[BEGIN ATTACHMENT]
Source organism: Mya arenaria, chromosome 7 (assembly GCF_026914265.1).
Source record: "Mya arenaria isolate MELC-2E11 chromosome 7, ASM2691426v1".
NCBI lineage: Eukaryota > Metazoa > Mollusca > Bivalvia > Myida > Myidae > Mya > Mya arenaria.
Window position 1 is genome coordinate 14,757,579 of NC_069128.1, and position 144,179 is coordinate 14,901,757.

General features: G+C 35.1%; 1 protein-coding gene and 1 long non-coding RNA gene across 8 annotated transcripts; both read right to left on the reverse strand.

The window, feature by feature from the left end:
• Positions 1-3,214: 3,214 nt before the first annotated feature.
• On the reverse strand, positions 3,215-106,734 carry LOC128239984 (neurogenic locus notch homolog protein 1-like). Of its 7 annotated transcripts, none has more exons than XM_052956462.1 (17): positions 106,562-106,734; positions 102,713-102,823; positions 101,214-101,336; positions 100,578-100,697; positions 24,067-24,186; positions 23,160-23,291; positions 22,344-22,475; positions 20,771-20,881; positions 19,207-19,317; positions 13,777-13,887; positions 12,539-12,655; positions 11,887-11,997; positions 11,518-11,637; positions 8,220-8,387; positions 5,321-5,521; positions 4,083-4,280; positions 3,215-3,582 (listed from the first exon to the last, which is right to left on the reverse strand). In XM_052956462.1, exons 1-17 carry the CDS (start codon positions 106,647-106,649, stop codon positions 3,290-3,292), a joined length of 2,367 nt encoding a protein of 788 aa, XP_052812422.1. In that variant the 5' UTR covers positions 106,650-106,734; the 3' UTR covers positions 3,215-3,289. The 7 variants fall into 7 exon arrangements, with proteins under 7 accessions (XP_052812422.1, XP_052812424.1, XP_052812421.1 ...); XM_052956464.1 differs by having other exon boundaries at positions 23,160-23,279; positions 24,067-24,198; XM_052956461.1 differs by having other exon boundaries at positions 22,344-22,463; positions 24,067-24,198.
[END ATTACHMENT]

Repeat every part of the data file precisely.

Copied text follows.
Source organism: Mya arenaria, chromosome 7 (assembly GCF_026914265.1).
Source record: "Mya arenaria isolate MELC-2E11 chromosome 7, ASM2691426v1".
NCBI lineage: Eukaryota > Metazoa > Mollusca > Bivalvia > Myida > Myidae > Mya > Mya arenaria.
Window position 1 is genome coordinate 14,757,579 of NC_069128.1, and position 144,179 is coordinate 14,901,757.

General features: G+C 35.1%; 1 protein-coding gene and 1 long non-coding RNA gene across 8 annotated transcripts; both read right to left on the reverse strand.

The window, feature by feature from the left end:
• Positions 1-3,214: 3,214 nt before the first annotated feature.
• On the reverse strand, positions 3,215-106,734 carry LOC128239984 (neurogenic locus notch homolog protein 1-like). Of its 7 annotated transcripts, none has more exons than XM_052956462.1 (17): positions 106,562-106,734; positions 102,713-102,823; positions 101,214-101,336; positions 100,578-100,697; positions 24,067-24,186; positions 23,160-23,291; positions 22,344-22,475; positions 20,771-20,881; positions 19,207-19,317; positions 13,777-13,887; positions 12,539-12,655; positions 11,887-11,997; positions 11,518-11,637; positions 8,220-8,387; positions 5,321-5,521; positions 4,083-4,280; positions 3,215-3,582 (listed from the first exon to the last, which is right to left on the reverse strand). In XM_052956462.1, exons 1-17 carry the CDS (start codon positions 106,647-106,649, stop codon positions 3,290-3,292), a joined length of 2,367 nt encoding a protein of 788 aa, XP_052812422.1. In that variant the 5' UTR covers positions 106,650-106,734; the 3' UTR covers positions 3,215-3,289. The 7 variants fall into 7 exon arrangements, with proteins under 7 accessions (XP_052812422.1, XP_052812424.1, XP_052812421.1 ...); XM_052956464.1 differs by having other exon boundaries at positions 23,160-23,279; positions 24,067-24,198; XM_052956461.1 differs by having other exon boundaries at positions 22,344-22,463; positions 24,067-24,198.